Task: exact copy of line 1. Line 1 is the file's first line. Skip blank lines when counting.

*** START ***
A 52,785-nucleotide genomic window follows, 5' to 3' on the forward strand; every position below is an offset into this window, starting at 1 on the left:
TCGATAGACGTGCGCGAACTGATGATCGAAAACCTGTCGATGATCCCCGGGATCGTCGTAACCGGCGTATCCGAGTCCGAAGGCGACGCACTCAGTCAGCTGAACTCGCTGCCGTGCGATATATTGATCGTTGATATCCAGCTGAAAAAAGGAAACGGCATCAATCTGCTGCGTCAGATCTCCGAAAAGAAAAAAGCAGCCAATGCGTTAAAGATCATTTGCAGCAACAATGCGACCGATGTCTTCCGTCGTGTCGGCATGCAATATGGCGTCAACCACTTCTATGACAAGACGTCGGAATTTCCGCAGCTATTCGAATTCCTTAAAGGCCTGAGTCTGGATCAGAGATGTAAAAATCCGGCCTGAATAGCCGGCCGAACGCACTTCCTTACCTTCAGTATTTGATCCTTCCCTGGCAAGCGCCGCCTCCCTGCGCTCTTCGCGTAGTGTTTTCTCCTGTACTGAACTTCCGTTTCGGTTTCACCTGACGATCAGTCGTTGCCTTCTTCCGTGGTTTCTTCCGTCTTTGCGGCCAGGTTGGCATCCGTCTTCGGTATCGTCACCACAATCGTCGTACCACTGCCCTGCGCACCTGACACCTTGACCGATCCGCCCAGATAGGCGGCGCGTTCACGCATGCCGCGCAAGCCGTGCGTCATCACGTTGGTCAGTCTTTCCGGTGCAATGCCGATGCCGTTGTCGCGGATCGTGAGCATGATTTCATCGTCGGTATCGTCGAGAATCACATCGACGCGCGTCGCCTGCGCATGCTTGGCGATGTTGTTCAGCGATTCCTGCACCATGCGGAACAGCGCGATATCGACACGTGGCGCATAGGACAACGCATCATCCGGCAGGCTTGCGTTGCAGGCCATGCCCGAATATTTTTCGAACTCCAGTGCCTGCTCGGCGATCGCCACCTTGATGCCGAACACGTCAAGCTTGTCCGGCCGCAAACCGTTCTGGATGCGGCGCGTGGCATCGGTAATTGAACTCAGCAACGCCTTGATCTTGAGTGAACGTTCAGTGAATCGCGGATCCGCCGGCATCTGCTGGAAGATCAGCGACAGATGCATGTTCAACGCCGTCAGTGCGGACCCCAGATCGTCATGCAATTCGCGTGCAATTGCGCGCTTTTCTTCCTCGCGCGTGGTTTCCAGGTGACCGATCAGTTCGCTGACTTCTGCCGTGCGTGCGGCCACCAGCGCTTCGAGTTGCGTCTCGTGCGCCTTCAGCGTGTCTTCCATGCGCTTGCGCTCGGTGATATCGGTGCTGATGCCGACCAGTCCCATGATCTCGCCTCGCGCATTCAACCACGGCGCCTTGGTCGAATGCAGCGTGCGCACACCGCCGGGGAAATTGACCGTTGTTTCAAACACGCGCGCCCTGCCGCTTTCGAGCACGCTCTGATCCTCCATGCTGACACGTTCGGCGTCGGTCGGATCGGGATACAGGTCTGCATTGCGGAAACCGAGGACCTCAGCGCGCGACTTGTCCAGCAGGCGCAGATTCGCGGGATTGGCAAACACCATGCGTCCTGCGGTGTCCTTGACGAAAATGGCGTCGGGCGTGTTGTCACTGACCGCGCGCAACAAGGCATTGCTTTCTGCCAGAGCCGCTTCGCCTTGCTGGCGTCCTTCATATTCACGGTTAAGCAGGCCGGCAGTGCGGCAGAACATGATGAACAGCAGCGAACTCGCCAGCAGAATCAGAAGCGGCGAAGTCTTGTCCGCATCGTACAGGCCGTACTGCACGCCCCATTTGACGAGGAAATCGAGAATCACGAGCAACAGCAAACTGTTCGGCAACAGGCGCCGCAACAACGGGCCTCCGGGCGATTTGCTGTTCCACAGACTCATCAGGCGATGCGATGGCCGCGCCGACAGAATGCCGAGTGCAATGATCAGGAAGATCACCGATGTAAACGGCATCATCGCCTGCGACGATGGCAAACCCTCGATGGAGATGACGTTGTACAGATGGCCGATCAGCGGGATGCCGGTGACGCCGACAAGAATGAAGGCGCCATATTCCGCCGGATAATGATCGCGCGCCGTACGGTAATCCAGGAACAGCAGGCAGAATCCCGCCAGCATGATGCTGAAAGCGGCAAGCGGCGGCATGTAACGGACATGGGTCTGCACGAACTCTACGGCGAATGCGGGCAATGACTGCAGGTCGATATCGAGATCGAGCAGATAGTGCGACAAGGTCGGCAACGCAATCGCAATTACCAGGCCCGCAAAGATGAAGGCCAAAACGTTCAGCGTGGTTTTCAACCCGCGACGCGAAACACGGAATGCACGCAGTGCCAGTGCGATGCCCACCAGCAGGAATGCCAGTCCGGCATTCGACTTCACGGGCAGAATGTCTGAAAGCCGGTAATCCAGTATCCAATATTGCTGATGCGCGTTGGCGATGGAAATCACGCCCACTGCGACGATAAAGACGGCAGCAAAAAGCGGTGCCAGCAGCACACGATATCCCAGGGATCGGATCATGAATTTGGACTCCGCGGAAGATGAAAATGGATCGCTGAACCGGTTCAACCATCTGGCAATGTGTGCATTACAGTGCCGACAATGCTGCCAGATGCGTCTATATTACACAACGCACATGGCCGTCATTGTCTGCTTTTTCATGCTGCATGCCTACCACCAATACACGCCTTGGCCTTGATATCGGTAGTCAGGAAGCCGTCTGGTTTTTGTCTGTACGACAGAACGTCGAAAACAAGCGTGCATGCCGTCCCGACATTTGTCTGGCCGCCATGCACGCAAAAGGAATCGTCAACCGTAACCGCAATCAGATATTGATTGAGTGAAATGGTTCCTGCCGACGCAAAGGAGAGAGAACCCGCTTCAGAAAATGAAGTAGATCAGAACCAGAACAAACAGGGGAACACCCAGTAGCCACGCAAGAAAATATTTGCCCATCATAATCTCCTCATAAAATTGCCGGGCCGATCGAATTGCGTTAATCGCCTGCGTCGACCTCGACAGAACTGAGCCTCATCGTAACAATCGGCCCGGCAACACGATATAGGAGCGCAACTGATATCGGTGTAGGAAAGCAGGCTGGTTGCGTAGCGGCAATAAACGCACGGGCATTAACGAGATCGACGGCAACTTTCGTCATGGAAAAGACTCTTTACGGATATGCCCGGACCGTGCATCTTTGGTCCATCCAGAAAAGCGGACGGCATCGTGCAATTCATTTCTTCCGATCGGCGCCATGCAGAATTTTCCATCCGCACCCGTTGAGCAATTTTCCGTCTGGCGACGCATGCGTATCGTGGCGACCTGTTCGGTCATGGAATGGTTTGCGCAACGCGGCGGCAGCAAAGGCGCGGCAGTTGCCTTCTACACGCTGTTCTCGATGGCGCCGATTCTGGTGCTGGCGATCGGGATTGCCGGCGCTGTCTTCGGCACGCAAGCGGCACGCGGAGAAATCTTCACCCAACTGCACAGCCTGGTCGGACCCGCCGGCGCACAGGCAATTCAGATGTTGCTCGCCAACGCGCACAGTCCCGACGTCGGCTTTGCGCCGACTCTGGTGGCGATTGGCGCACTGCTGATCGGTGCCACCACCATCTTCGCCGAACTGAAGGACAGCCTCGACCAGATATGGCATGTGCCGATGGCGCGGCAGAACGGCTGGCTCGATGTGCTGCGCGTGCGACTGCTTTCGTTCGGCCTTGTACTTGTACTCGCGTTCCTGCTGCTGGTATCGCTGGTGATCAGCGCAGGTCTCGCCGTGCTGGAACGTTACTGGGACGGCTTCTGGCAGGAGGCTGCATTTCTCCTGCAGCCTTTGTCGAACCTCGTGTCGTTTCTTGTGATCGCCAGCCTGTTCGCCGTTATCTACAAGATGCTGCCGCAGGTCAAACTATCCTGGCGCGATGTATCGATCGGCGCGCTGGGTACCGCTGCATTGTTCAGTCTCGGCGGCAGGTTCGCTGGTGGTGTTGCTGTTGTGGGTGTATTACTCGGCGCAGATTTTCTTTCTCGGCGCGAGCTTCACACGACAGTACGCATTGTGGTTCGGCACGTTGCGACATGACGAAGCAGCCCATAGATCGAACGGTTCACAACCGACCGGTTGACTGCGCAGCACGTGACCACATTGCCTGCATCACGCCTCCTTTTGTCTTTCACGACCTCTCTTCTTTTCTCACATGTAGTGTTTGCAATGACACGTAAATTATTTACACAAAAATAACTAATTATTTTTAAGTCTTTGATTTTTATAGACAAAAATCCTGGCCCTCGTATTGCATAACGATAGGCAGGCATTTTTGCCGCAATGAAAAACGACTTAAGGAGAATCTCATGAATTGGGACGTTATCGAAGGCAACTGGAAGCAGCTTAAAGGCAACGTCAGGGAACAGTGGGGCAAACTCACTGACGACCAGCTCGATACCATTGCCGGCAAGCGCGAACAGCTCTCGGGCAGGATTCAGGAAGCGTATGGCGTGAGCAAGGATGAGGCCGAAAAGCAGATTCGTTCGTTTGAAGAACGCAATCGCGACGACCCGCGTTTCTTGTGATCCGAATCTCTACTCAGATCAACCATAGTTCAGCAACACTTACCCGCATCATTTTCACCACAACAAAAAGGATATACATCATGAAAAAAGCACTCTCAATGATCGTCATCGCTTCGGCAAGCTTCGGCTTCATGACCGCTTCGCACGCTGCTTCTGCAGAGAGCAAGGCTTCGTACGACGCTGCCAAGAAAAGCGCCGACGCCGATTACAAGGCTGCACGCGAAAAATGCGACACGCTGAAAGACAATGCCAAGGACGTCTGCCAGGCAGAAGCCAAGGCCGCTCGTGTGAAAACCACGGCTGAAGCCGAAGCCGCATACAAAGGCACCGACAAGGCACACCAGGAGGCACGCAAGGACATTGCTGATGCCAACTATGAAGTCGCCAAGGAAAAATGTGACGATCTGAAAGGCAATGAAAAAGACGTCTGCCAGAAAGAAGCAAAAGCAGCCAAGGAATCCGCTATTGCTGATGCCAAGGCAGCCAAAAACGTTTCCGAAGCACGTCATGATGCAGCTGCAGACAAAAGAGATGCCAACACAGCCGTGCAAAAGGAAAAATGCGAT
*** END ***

A 52,785-nucleotide genomic window follows, 5' to 3' on the forward strand; every position below is an offset into this window, starting at 1 on the left: